What if you were paid not by your own performance, but by how well and how diligently you encouraged and treated your co-workers? This doesn’t automatically sound like something we’d enjoy doing or even thinking about, but doing so will make you look at your life and your business in a powerful new way.
Take a moment and think about why it’s important. An excellent outcome is that it builds unity within your organization, creating that well-oiled machine everyone wants to be part of. When you treat your co-workers with the respect of one of your best clients, you’re building a relationship that serves everyone. In The Seven Habits of Highly Effective People, Stephen Covey uses the metaphor of the Emotional Bank Account to describe “the amount of trust that’s been built up in a relationship”. That trust is built on expressed appreciation and respect.
It’s challenging to do this because we’re not robots who think and act the same way. Everyone has a different view of deadlines, how to handle stress, how to manage their time, and so on. Learn to view the differences as a good thing. For instance, no two voices are identical. Consider the TV commercials where we don’t see the celebrities, but we hear their voices. You instantly recognize them. If everyone, knew your specific accomplishments and challenges on a regular basis and gave the appropriate encouragement, you’d feel appreciated and understood, “instantly recognized”. Instead of just expecting everyone to start doing that for you, spend a few minutes thinking about how well you know what your co-workers are doing, what projects they’re working on, what their successes and challenges might be. Based on that information, see if you’re treating them like your best client. Then, take the following steps:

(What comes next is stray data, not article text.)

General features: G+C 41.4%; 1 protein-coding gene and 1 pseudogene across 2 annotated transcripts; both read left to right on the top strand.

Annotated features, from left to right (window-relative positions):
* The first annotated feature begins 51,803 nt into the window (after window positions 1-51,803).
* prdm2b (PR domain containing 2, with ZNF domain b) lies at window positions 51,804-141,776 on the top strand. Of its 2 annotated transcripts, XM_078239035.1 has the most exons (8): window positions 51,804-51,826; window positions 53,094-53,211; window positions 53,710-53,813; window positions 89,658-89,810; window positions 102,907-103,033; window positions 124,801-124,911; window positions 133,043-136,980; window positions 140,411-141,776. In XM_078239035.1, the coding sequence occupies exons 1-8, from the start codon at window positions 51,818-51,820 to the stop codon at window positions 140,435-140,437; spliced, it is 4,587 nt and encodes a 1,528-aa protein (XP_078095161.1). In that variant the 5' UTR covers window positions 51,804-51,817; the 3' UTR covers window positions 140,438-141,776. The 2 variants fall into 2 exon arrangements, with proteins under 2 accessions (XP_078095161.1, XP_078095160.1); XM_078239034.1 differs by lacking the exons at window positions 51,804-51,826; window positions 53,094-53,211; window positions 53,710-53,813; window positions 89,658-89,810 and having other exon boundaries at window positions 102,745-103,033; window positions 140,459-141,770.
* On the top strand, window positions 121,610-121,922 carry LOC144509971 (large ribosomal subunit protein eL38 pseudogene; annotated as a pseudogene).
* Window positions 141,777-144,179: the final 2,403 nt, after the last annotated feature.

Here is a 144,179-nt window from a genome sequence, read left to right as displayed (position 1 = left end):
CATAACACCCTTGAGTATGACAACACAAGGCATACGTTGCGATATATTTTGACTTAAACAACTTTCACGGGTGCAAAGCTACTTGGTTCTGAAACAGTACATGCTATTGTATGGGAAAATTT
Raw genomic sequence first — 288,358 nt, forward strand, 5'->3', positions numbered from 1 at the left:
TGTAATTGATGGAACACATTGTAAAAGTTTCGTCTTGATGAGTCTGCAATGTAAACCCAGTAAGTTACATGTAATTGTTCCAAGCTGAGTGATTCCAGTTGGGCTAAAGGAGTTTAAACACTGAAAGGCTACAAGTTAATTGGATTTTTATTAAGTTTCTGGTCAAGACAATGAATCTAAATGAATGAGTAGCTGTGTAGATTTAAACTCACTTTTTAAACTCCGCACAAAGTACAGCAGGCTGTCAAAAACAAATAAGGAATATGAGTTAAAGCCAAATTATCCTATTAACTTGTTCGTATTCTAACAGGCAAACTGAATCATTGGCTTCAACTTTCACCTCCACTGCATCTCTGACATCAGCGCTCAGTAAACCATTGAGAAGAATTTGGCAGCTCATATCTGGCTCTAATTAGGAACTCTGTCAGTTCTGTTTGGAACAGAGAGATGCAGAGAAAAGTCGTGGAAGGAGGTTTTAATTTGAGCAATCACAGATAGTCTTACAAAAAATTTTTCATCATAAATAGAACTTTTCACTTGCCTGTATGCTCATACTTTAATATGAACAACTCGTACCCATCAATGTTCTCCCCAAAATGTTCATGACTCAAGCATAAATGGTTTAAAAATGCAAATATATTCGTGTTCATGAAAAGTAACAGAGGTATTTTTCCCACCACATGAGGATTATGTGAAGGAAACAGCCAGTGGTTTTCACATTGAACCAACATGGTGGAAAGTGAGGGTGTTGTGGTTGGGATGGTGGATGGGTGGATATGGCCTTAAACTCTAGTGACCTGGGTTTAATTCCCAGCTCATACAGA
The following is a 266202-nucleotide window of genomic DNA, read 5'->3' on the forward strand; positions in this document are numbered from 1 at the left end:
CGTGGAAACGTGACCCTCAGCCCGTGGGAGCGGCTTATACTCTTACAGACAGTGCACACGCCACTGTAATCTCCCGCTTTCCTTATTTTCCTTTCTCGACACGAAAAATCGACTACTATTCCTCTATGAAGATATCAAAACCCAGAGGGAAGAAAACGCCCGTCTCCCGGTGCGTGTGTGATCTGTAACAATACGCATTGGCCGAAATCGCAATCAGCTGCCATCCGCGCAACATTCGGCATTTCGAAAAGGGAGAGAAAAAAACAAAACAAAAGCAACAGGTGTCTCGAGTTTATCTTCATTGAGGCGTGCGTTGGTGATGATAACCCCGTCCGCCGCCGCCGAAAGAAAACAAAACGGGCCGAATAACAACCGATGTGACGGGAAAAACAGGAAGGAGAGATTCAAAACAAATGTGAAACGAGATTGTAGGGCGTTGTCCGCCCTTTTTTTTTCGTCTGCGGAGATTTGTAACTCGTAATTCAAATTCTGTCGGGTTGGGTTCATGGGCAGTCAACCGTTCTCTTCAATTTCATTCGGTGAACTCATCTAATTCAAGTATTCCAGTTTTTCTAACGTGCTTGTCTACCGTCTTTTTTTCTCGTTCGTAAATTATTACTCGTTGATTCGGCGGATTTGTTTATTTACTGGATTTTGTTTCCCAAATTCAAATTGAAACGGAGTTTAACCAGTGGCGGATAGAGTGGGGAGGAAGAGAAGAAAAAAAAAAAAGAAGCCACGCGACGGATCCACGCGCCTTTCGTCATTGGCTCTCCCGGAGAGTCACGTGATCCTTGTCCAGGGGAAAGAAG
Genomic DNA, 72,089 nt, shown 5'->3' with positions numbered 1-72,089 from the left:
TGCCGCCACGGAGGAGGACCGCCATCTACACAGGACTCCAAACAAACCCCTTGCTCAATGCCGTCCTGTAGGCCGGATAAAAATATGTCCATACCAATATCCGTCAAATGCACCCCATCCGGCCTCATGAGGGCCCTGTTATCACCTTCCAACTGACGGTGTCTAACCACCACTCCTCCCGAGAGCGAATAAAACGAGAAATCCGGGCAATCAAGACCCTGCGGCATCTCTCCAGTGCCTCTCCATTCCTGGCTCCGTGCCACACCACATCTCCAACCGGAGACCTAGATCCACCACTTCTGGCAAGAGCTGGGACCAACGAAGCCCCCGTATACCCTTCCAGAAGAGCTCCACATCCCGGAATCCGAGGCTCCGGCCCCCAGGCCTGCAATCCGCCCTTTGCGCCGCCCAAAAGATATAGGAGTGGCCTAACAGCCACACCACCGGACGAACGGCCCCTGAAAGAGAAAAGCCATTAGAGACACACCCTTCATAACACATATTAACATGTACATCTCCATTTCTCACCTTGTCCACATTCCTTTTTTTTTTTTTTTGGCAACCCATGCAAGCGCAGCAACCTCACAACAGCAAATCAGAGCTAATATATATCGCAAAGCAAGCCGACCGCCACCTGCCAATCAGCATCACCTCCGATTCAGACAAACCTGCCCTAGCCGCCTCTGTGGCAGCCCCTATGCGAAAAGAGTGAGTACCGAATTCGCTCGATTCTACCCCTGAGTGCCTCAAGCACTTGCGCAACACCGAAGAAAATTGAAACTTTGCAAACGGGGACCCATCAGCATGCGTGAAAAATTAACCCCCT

- View everyone as a team member. It really doesn’t matter what their position is, they ARE part of the team. Treat them that way. Ralph Waldo Emerson once said “Every man I meet is my superior in some way. In that, I learn of him.” Really talk to and especially listen to your co-workers so you can be specific and encouraging when you respond. If you don’t understand what they’re saying, ask for clarification.
- Always be sincere and respectful. Within the concept of treating co-workers like your best client, your job is to make them look good and succeed. Don’t be afraid to give them the credit they deserve. Our clients know when we’re sincere and so do our co-workers.
- Preface concerns and counsel with something positive. This is a great atmosphere in which to practice tact. If you’re willing to look, you will find something positive about every co-worker, just as you do with your best client. Start looking. When issues come up (and they will), find a way to apply the counsel given over 4,000 years ago by King Akhtoi of Egypt to his son: “Be diplomatic. It will help you gain your point.”
When you practice treating co-workers as your best client, who wins? Everyone! The benefits are amazing. You’ve contributed to an atmosphere that builds confidence in others’ abilities. Those same individual contributions translate to a stronger company, more capable of adapting to changes in today’s economy and environment. You and everyone else come to work feeling inspired and looking for success. It increases performance and directly affects the company’s bottom line. And finally, as the old adage says “What goes around comes around.”
Treat your co-workers like your best client and see how well you get paid.